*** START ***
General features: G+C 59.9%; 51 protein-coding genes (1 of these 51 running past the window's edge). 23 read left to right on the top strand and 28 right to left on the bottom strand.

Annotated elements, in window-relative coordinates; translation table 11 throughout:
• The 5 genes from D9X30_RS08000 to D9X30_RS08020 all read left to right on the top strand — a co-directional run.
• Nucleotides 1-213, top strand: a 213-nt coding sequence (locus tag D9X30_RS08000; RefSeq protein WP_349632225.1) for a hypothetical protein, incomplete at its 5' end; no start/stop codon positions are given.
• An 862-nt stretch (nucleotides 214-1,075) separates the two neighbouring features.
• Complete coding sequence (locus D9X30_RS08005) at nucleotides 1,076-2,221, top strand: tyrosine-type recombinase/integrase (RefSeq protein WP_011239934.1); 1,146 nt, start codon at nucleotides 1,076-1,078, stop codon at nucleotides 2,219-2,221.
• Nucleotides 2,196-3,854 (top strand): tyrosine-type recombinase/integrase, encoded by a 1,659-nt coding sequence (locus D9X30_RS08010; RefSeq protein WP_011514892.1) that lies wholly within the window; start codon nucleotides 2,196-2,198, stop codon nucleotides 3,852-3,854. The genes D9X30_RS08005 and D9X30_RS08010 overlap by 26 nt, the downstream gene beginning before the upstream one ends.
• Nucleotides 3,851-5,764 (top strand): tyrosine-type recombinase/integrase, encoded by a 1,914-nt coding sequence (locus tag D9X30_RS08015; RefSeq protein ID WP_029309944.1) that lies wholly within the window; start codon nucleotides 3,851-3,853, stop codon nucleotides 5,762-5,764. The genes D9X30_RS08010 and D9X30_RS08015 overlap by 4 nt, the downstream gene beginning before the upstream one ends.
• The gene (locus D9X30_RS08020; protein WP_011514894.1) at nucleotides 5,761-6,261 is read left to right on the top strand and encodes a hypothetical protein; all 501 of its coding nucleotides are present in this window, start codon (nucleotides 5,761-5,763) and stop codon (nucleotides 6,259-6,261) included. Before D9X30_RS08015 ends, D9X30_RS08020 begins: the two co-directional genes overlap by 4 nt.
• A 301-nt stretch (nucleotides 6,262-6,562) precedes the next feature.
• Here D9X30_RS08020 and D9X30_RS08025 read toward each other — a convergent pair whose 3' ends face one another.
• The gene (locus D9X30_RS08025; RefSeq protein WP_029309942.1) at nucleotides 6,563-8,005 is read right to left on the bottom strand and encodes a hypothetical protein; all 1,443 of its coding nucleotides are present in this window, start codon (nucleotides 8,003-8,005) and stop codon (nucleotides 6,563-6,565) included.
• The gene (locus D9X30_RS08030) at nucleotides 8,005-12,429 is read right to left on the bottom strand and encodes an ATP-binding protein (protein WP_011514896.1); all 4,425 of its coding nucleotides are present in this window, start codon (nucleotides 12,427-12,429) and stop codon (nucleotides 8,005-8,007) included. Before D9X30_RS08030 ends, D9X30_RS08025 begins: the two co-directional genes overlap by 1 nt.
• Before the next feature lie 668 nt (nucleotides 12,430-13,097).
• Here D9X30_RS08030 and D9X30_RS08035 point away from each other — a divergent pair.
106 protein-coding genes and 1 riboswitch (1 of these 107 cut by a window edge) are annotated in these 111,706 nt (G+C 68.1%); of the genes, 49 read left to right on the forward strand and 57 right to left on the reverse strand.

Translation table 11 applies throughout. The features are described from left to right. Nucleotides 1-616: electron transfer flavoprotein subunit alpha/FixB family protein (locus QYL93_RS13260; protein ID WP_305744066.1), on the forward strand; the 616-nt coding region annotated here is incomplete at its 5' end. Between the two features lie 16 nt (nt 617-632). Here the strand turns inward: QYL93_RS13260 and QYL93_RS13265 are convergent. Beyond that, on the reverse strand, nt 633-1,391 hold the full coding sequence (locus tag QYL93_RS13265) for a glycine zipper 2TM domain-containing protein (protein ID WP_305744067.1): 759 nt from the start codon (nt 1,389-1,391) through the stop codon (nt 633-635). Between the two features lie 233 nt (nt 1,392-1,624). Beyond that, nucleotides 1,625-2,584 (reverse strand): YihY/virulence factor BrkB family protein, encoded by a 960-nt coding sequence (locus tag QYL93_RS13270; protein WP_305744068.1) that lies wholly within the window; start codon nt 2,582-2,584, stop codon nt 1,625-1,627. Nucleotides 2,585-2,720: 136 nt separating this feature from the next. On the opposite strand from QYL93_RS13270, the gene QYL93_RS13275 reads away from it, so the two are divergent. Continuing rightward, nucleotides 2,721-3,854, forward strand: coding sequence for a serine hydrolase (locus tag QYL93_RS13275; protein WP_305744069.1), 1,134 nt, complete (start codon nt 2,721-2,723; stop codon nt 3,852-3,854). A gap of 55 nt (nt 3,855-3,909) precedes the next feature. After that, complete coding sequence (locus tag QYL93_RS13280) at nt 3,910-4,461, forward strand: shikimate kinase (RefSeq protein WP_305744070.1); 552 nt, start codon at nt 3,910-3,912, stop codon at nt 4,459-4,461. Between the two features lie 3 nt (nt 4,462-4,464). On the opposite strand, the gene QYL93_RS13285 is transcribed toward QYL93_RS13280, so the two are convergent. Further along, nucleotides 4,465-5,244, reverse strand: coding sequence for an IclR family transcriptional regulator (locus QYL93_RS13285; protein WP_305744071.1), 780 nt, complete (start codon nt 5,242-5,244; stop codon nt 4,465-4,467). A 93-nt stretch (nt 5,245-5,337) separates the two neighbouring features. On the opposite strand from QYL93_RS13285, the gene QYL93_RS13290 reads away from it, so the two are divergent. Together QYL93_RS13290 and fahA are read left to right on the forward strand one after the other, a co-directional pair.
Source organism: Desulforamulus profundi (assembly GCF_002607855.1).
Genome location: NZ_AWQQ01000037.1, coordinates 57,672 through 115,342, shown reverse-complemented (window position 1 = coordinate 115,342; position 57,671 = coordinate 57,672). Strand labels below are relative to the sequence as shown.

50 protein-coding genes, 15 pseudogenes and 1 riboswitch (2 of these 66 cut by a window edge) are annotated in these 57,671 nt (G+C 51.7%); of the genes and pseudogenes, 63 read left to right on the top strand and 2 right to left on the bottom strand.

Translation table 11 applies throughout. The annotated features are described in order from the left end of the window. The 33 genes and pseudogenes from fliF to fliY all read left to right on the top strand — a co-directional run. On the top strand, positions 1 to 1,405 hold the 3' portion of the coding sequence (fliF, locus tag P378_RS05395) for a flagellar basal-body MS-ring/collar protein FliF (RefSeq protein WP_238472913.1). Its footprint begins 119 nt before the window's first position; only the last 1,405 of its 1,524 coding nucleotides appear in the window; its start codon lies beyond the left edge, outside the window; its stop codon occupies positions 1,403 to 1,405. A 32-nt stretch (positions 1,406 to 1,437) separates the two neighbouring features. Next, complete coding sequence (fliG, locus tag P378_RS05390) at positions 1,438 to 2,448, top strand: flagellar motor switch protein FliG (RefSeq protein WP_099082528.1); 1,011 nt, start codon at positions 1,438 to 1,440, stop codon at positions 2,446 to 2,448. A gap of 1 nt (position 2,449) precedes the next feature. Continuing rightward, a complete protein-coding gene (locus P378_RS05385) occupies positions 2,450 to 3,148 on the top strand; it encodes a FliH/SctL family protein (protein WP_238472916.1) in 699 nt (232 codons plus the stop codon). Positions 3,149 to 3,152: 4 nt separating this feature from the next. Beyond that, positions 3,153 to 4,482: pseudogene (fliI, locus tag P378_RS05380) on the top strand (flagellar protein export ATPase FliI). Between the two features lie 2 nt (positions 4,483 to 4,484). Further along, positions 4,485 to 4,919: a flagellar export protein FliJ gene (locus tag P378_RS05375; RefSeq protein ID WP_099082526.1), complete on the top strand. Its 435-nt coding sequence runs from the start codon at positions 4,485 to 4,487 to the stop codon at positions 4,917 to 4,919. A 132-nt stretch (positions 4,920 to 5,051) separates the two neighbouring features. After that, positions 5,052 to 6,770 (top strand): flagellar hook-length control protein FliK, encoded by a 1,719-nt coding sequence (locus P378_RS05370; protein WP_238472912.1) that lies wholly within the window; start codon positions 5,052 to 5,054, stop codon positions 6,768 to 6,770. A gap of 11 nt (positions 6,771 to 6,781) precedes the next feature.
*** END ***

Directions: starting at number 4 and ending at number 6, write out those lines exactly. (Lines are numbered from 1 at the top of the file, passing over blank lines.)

• Nucleotides 1-213, top strand: a 213-nt coding sequence (locus tag D9X30_RS08000; RefSeq protein WP_349632225.1) for a hypothetical protein, incomplete at its 5' end; no start/stop codon positions are given.
• An 862-nt stretch (nucleotides 214-1,075) separates the two neighbouring features.
• Complete coding sequence (locus D9X30_RS08005) at nucleotides 1,076-2,221, top strand: tyrosine-type recombinase/integrase (RefSeq protein WP_011239934.1); 1,146 nt, start codon at nucleotides 1,076-1,078, stop codon at nucleotides 2,219-2,221.